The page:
From self-identified “boutique” agencies that charge thousands of dollars to get you Likes on Facebook to legitimate ecom performance agencies, there are a lot of agencies in the middle. Some are great. Results-wise, most aren’t.
Expensive advertising agencies are easy to identify. Their names are just the last name of some old guy who may or may not be dead now. That, and their websites say literally anything EXCEPT what it is that they actually do.
For example, the feature headline on an expensive advertising agency’s homepage might say something like “Integrated Solutions for a Complex World”. What does that mean? It means they’re expensive.
There may have been a time when that old guy who founded the agency was still alive and they were good at marketing. Now, they white label their services and outsource them to guys like me. If I can say anything nice about these agencies, it’s that they have excellent presentation skills. They’re great at selling themselves; not so much for their clients.
The problem with marketing is that it’s a catch-all profession for people who choose to get their lives together a little too late. It’s a safe haven for the college-educated who feel entitled to a nice white-collar life but failed to major in STEM (to be clear, I’m insulting myself here). To find a good marketer, you have to filter through that.
Some of them are at expensive agencies. Some are in countries where you shouldn’t drink the tap water. Some sell on the cheap because they don’t know what they’re worth.
How do you identify them? Most marketing agencies purposefully make it hard to do so. Between you and the person actually doing the work for your business is usually an account manager. Their job is to keep you out of the way, and God bless ’em for it. It’s in your best interest too, because the best strategists are regularly the worst schmoozers.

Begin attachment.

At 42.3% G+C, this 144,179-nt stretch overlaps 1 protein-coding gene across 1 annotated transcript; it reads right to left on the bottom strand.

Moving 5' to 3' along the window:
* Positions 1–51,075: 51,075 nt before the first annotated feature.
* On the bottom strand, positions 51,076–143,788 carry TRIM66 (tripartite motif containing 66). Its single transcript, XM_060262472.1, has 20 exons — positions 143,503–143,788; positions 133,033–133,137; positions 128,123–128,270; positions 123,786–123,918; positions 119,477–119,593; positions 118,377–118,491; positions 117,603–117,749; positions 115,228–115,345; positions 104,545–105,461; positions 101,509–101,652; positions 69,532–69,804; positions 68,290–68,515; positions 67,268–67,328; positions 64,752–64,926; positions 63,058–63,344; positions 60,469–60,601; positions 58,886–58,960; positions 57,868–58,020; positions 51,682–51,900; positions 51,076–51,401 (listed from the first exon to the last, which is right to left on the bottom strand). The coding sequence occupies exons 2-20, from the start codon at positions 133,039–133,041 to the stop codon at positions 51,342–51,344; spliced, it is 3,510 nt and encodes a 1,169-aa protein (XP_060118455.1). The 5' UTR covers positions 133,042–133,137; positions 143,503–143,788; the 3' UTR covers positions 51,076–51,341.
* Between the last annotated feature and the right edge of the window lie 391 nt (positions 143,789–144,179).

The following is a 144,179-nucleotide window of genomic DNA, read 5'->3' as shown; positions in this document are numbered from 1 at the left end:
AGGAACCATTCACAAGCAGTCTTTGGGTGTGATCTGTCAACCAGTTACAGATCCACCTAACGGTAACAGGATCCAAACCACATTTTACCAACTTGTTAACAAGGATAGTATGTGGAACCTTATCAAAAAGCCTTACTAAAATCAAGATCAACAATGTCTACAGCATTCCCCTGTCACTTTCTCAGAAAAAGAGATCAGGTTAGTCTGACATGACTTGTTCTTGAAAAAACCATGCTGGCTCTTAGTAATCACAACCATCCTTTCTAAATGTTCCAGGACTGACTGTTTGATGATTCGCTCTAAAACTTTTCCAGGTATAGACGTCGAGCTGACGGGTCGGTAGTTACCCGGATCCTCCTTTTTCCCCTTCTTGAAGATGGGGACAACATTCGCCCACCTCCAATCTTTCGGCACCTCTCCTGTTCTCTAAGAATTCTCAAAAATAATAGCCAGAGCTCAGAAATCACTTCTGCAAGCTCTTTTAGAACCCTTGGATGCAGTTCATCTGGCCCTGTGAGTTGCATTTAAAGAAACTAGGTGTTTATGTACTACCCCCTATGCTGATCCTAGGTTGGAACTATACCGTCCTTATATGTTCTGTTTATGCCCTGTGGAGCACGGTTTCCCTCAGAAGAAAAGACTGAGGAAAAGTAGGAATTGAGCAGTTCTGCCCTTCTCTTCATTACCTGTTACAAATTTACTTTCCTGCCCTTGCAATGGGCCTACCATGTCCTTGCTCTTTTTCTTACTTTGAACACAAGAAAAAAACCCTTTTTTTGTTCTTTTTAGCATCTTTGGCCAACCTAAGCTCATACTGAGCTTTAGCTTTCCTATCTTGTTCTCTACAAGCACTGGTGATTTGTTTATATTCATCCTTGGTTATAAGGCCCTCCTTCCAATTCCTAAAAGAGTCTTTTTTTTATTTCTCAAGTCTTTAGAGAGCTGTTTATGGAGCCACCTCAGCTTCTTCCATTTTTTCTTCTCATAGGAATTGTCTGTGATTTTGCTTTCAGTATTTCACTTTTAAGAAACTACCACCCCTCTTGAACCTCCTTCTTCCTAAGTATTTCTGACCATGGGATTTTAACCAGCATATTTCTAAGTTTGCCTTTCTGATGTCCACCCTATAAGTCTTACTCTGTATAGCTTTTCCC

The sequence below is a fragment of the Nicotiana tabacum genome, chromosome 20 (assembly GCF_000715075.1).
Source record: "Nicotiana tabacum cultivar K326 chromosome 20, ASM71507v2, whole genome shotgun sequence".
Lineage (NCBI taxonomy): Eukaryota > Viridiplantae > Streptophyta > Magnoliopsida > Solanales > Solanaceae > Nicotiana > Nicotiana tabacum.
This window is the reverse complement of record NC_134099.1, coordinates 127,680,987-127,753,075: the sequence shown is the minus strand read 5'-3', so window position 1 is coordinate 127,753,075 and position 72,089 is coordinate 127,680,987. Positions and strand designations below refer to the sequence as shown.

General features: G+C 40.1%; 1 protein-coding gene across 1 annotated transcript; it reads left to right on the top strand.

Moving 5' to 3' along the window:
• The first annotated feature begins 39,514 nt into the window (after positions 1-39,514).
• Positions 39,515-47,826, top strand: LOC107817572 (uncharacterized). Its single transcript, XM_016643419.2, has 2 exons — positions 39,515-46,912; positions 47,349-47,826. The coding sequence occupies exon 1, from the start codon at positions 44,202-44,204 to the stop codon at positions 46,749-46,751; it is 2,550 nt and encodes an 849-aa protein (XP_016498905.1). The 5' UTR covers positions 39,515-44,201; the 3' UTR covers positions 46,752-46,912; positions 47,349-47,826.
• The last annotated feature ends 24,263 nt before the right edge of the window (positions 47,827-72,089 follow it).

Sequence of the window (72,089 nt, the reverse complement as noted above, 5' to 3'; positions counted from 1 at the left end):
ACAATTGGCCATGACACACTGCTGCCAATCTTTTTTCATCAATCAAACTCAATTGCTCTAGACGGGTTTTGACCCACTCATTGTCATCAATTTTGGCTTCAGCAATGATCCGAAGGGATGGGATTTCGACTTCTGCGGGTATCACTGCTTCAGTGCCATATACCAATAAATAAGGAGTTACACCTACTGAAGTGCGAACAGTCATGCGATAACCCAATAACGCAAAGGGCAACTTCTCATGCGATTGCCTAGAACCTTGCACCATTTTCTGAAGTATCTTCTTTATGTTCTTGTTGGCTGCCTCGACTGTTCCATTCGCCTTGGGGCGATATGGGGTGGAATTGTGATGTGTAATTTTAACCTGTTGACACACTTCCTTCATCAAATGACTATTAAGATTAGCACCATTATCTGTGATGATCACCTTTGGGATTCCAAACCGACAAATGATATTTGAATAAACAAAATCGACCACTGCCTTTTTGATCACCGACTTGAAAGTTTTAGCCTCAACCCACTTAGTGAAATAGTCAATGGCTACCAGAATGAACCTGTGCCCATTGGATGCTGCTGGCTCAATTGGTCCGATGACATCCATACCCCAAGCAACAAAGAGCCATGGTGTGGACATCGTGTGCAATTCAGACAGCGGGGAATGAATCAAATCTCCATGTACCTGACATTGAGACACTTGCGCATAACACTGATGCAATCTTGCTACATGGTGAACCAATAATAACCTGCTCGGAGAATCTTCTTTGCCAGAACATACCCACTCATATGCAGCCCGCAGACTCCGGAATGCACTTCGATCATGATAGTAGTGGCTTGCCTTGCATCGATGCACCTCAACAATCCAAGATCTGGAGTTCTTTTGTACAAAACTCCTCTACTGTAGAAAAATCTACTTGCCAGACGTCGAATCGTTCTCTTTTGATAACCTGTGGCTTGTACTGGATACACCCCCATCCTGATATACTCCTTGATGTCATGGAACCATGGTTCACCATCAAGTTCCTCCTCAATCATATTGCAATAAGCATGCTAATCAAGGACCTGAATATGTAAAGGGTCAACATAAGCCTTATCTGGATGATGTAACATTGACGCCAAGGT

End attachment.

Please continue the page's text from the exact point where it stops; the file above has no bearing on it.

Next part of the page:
The same applies to freelancers — if you pick digital marketers based on their suaveness, you’re going to be disappointed.
You want the nerds.
And you should do an informal background check to confirm that they’re nerds.
If you’re looking to work with an agency, find the person who will be doing the implementation part of your marketing. Agencies aren’t people; they’re made of people, so push to find the ones who will be on your account and ask for references. Are other businesses happy with the composition of their team? I’ve never heard of a business getting this granular, but they should, and no agency with any confidence would be opposed. The same logic applies to freelancers; it’s just a much easier process.
There are other tactics, but they aren’t foolproof. You can try to find content (articles, videos, etc) created by the marketers you’re looking to work with — the more technical in nature, the more likely they know what they’re doing. But a lot of great marketers don’t take the time to make anything with their name on it. It’s too bad; I wish they would.
The last thing is to simply ask how they would do what they plan to do and why they believe it will work. That’s hard when you probably don’t understand what any of it means. But it’s worth a shot, and you can ask about other businesses and the results they’ve seen with similar strategies.
Overall, trying to find a good digital marketer is a lot like trying to find an honest car salesman. Some of us never find one, but it’s awesome if you do.